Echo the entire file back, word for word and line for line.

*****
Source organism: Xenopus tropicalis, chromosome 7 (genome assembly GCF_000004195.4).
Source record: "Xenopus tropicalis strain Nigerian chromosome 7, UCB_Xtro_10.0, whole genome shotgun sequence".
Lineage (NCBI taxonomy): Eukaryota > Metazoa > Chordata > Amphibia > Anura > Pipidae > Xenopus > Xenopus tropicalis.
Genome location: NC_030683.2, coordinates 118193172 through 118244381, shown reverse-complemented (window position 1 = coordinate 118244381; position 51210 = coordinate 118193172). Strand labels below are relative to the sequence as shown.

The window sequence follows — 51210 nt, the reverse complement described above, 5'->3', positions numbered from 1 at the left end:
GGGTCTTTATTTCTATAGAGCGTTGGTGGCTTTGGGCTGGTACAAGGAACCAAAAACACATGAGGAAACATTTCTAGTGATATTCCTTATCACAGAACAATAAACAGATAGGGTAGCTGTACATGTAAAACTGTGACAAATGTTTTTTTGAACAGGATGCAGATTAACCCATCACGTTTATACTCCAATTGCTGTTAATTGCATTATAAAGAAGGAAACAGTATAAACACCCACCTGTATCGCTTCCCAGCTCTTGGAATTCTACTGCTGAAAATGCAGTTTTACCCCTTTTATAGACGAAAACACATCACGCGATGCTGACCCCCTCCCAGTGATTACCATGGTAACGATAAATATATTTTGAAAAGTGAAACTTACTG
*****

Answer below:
Source organism: Xenopus tropicalis, chromosome 7 (genome assembly GCF_000004195.4).
Source record: "Xenopus tropicalis strain Nigerian chromosome 7, UCB_Xtro_10.0, whole genome shotgun sequence".
Lineage (NCBI taxonomy): Eukaryota > Metazoa > Chordata > Amphibia > Anura > Pipidae > Xenopus > Xenopus tropicalis.
Genome location: NC_030683.2, coordinates 118193172 through 118244381, shown reverse-complemented (window position 1 = coordinate 118244381; position 51210 = coordinate 118193172). Strand labels below are relative to the sequence as shown.

The window sequence follows — 51210 nt, the reverse complement described above, 5'->3', positions numbered from 1 at the left end:
GGGTCTTTATTTCTATAGAGCGTTGGTGGCTTTGGGCTGGTACAAGGAACCAAAAACACATGAGGAAACATTTCTAGTGATATTCCTTATCACAGAACAATAAACAGATAGGGTAGCTGTACATGTAAAACTGTGACAAATGTTTTTTTGAACAGGATGCAGATTAACCCATCACGTTTATACTCCAATTGCTGTTAATTGCATTATAAAGAAGGAAACAGTATAAACACCCACCTGTATCGCTTCCCAGCTCTTGGAATTCTACTGCTGAAAATGCAGTTTTACCCCTTTTATAGACGAAAACACATCACGCGATGCTGACCCCCTCCCAGTGATTACCATGGTAACGATAAATATATTTTGAAAAGTGAAACTTACTG